The anti-nuclear lobby’s case is based upon several distinct lines of argument, one of which is that renewable energy sources could replace it. Loud concerns are also being voiced about its supposed safety risk, and environmental pollution is also a worry. Well let’s see.
I too have concerns on those issues, and in particular that of nuclear safety. And although on balance I have continued to support nuclear power I would be dispensing with the truth if I didn’t say that those concerns about safety were not constantly at the back of my mind. But the recent events at the Fukushima and Daiichi nuclear plants in Japan have pushed them almost out the window.
Concerning renewable energy and its impact on the environment, there is no way that replacing all the nuclear power in the world with them is feasible at this time, and even if the theoretical models could be put into practice they show that their carbon footprint would exceed that of nuclear power if they were to produce the same amount of energy.
The amount of energy needed to keep modern society running via renewable energy would entail an enormous and highly negative environmental effect.
Wind power would be an essential part of the energy production network if nuclear was abandoned, but the problem is that if it were produced on a scale that made it a viable part of a new source combination of that scale it would necessitate a massive new network of new grid creation – power lines and stations, pylons, a guaranteed and constant delivery capacity – which would far exceed the existing grid in terms of implantation. This is because the amount of power diffused by the various installations wouldn’t be comparable in any way to the enormous quantity of energy generated by nuclear power installations, which consequently use extremely high-power delivery grids and systems, that which means we need fewer of them.
Solar power would run into similar problems, particularly for collecting and delivering energy produced by the massive amount of solar farms which would be needed. A non-starter.
There is wood of course, but even if England, for example, consisted of 50% forest, that wouldn’t be enough even to supply the energy necessary to fulfill the needs of, say, the steel production industry, never mind anything else.
There are other major problems with these three industries. They are all, of course, excellently adapted for use if you live in a cottage in the Dordogne, for example, but how do you get the wood to major cities and industrial areas without creating even more grid or major transport problems? And both solar and wind power are obviously not adapted to modern demands in major metropolitan areas, which need a constant and massive supply of reliable energy.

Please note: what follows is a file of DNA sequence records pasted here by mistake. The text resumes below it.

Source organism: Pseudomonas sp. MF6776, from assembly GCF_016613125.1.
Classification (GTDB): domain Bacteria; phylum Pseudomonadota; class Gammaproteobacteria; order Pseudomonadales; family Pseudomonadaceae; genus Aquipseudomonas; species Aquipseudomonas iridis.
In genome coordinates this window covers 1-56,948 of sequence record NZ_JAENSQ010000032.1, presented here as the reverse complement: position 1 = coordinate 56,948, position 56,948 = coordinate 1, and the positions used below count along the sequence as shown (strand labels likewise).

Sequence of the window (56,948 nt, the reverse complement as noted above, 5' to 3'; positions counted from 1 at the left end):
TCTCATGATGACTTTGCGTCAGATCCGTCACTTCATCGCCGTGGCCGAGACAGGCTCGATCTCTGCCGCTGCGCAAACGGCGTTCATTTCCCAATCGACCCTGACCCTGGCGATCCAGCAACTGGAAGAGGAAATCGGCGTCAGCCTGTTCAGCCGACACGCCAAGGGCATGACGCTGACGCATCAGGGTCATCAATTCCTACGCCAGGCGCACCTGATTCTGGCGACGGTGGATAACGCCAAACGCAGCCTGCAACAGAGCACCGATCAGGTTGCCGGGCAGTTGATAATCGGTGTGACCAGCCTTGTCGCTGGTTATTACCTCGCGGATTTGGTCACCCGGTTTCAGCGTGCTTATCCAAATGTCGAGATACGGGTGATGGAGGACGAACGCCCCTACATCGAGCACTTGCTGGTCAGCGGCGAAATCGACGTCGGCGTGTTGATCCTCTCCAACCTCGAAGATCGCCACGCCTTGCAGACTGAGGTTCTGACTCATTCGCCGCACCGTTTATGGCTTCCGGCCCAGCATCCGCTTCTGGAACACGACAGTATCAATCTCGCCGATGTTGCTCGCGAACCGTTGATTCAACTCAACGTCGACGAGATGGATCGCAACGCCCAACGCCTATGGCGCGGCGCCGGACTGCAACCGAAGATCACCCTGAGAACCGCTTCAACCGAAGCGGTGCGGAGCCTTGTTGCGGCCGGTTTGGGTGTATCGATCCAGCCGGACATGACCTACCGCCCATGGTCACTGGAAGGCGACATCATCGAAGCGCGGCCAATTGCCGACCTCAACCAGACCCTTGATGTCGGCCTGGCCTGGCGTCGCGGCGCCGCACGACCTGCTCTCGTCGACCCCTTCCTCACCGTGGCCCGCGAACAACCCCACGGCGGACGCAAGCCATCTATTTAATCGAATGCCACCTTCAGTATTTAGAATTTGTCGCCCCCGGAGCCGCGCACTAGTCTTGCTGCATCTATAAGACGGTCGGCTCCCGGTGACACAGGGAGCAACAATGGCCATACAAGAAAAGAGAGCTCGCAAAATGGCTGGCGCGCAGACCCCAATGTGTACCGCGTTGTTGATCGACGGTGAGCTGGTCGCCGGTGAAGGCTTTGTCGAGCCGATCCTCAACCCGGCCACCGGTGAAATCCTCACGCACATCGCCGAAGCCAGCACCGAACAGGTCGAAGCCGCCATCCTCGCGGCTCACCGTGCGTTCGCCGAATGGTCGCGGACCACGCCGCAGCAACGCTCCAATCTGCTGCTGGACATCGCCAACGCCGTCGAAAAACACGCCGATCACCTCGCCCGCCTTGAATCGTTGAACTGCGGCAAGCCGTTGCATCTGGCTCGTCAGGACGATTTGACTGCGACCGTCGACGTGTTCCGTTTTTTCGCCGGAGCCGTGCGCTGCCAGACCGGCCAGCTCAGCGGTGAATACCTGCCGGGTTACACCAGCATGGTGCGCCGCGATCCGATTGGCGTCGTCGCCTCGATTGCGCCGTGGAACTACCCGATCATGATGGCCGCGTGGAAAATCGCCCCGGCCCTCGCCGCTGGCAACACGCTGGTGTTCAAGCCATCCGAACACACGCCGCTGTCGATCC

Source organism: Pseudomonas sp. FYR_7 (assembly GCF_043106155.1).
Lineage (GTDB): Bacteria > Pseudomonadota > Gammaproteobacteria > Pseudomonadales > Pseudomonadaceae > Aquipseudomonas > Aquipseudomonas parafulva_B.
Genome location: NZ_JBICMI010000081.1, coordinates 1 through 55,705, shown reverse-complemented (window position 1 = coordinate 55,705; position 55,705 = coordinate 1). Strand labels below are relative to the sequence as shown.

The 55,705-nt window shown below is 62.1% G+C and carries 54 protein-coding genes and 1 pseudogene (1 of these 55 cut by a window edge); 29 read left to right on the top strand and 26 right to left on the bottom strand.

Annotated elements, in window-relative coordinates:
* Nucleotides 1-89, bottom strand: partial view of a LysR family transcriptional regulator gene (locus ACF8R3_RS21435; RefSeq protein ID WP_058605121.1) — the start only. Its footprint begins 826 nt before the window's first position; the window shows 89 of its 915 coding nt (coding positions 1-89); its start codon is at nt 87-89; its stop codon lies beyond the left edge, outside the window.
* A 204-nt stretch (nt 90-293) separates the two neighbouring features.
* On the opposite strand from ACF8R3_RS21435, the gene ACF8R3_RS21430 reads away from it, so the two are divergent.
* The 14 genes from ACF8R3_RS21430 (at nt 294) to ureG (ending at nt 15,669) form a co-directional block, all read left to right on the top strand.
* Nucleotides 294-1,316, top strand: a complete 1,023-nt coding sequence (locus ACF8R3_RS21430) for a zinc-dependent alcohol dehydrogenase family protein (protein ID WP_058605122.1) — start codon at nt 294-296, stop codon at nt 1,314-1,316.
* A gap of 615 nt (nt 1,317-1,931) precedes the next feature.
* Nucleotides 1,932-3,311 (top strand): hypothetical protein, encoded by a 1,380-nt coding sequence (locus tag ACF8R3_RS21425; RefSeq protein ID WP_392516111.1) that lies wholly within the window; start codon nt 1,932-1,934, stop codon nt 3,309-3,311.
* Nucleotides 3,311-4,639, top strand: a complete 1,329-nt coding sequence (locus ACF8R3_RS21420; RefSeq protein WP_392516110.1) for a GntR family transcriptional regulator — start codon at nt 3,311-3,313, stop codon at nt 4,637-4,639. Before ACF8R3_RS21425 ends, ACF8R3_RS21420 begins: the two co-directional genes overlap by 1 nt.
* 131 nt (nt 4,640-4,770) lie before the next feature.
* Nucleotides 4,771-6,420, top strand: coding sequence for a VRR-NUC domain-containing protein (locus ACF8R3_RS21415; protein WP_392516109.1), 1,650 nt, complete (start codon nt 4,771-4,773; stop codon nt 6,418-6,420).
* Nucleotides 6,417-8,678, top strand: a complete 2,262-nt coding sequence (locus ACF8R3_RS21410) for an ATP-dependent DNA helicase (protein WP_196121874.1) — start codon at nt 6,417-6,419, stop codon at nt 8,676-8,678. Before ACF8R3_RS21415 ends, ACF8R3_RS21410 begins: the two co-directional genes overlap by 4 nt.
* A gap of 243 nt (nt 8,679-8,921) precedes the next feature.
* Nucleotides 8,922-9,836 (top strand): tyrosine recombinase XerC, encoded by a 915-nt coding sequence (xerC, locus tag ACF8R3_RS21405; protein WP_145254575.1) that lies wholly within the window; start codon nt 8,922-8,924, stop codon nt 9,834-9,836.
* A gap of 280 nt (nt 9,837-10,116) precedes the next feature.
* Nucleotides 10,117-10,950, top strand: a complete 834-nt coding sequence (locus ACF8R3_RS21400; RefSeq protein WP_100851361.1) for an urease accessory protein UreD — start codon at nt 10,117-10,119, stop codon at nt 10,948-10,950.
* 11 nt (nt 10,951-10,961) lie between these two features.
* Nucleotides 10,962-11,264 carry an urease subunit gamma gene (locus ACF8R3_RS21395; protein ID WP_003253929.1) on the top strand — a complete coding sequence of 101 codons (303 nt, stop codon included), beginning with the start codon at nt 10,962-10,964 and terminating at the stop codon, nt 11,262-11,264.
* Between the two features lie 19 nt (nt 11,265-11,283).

Finally, dams and other man-made ways of adapting rivers – even relatively small ones – to provide energy have destroyed a lot of countryside and killed many species over the years.
Coal could do the job though, or at least much of it, albeit for a limited period of time, but it is, of course, the most dangerous of all energy sources. It has killed and maimed more human beings than nuclear could in hundreds of years given today’s accident rate, and its polluting qualities are 100 times worse than that of nuclear power, even in terms of radioactivity released.
But the safety record of nuclear power is excellent. The radiation damage to humans at Three Mile Island proved to be negligible, with those within a ten-mile radius who were the most exposed receiving no more than a couple of chest X-rays’ worth and the general level in the air being just a third of what is in the air naturally. Chernobyl was not caused by nuclear power but by crass negligence, a lot of which, moreover, couldn’t happen in modern plants because of the many improvements in dummy-proof systems which have been introduced after learning the lessons of that event.
I already held these opinions before the tsunami hit, so why do I have even more faith in nuclear power today than I did a few weeks ago?
Because of what happened – or rather didn’t happen – at the Fukushima and Daiichi nuclear plants after the earthquake, tsunami and flooding in Japan. They were built many years ago with outdated technology compared to that contained within the latest plants being built (notably by the French) and yet they just survived one of the most devastating natural disasters ever recorded in Japan.
The damage was enormous but even so few if any people have been seriously irradiated – even among those living around, and working within, the plants – and the amount of radiation to be found outside of a 50-mile perimeter of them in Japan has posed no threat to the health of the Japanese people, never mind to the worrying billions around the world, driven as they were by media exaggerations of the possible outcome to clean out their country’s stocks of Geiger counters and Iodine pills in days.
The Japanese authorities seem to have handled this responsibly on the other hand, and events have proved that they were right to insist that there was no need for the Japanese to panic.
The nuclear industry has just survived the most massive natural challenge it has ever had to face and it has come out of it relatively unscathed. There are of course issues of corrupt practices and safety procedures to be examined urgently, but the global picture is a positive one.